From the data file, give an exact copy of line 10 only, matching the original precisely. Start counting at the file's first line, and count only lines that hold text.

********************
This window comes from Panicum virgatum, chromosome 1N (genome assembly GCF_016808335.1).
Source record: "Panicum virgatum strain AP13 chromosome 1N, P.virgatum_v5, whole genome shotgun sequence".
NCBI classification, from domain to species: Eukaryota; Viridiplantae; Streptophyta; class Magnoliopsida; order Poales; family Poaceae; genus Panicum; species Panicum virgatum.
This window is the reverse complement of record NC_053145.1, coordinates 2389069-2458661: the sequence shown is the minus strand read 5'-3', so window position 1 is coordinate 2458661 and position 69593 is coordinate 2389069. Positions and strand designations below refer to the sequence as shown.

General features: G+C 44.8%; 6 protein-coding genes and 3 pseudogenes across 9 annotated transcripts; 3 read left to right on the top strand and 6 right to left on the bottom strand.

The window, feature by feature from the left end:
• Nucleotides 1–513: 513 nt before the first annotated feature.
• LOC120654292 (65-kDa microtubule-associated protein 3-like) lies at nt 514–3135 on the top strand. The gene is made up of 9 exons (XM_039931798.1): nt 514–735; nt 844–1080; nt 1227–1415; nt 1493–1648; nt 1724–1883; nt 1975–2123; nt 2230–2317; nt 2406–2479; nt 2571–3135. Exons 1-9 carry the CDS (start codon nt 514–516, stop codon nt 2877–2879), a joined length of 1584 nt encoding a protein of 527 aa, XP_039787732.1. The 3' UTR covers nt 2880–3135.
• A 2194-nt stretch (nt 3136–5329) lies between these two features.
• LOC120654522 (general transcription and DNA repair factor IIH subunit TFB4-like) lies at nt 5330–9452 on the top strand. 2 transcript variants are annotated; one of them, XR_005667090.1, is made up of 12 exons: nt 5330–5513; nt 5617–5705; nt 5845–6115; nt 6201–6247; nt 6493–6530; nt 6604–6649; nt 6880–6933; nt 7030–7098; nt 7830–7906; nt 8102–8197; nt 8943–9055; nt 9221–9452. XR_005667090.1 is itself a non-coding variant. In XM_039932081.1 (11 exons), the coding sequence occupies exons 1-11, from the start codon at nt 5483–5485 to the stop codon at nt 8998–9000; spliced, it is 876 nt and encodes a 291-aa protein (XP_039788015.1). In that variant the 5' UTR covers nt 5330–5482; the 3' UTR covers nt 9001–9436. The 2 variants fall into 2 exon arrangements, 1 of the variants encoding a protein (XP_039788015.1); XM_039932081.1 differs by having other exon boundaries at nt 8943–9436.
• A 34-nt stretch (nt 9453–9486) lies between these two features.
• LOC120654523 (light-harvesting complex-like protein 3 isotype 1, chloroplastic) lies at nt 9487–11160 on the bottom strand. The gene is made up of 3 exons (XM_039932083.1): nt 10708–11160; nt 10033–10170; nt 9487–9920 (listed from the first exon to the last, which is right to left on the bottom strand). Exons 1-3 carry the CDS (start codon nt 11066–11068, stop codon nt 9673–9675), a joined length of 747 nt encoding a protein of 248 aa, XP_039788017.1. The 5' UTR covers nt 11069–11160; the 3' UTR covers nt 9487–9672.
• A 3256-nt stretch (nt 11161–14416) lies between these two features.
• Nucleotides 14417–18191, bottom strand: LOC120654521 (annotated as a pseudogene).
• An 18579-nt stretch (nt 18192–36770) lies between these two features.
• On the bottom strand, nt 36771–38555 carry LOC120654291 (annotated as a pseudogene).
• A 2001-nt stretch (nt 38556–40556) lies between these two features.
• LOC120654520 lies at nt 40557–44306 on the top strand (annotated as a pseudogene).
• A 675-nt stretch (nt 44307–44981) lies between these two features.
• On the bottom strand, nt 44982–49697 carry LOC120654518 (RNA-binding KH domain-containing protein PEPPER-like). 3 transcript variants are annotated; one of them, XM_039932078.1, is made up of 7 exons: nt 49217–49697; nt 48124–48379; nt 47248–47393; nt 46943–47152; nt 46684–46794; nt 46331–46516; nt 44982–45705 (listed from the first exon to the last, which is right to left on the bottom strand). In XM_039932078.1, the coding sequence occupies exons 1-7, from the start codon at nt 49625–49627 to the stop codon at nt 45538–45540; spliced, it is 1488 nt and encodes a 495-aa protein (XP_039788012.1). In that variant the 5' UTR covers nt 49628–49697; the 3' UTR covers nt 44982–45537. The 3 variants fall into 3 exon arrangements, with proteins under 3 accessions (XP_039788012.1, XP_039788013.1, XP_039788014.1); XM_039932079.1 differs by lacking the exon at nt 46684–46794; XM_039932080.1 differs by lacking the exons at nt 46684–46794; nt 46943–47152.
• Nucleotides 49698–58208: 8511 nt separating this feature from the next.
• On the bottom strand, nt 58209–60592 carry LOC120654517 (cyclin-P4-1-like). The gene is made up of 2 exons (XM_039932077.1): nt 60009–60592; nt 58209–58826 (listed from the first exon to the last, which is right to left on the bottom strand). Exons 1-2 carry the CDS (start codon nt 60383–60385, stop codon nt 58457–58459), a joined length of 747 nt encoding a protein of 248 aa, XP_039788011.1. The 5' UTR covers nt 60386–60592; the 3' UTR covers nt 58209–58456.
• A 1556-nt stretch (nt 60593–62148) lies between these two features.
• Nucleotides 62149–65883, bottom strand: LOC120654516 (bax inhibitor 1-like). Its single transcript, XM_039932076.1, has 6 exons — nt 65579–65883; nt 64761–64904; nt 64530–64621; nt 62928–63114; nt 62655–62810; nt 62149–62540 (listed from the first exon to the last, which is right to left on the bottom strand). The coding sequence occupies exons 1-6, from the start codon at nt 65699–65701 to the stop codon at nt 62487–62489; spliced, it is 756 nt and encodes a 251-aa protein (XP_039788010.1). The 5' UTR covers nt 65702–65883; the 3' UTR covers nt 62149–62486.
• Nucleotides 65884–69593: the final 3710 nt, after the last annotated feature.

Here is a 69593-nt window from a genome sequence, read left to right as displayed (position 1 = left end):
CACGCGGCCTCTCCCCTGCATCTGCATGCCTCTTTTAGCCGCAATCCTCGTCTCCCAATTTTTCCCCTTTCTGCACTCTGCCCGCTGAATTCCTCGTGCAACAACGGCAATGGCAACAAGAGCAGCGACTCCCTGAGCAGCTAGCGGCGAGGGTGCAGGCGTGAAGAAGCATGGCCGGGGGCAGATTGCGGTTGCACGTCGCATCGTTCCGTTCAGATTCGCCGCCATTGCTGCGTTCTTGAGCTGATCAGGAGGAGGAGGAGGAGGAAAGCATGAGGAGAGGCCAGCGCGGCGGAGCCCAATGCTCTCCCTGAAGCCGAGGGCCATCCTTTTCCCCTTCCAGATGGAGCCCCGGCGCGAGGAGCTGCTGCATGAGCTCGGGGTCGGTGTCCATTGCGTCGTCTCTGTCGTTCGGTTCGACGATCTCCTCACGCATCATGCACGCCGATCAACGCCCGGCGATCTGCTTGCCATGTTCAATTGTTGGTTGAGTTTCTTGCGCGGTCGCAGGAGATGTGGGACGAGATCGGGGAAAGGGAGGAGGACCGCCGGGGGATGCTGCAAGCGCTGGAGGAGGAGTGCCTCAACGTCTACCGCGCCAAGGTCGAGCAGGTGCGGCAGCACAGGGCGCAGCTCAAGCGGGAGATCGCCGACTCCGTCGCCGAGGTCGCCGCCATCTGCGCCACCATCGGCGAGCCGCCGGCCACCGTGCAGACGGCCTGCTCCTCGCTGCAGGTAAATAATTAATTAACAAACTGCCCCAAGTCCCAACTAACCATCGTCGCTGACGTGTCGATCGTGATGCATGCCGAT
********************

• LOC120654522 (general transcription and DNA repair factor IIH subunit TFB4-like) lies at nt 5330–9452 on the top strand. 2 transcript variants are annotated; one of them, XR_005667090.1, is made up of 12 exons: nt 5330–5513; nt 5617–5705; nt 5845–6115; nt 6201–6247; nt 6493–6530; nt 6604–6649; nt 6880–6933; nt 7030–7098; nt 7830–7906; nt 8102–8197; nt 8943–9055; nt 9221–9452. XR_005667090.1 is itself a non-coding variant. In XM_039932081.1 (11 exons), the coding sequence occupies exons 1-11, from the start codon at nt 5483–5485 to the stop codon at nt 8998–9000; spliced, it is 876 nt and encodes a 291-aa protein (XP_039788015.1). In that variant the 5' UTR covers nt 5330–5482; the 3' UTR covers nt 9001–9436. The 2 variants fall into 2 exon arrangements, 1 of the variants encoding a protein (XP_039788015.1); XM_039932081.1 differs by having other exon boundaries at nt 8943–9436.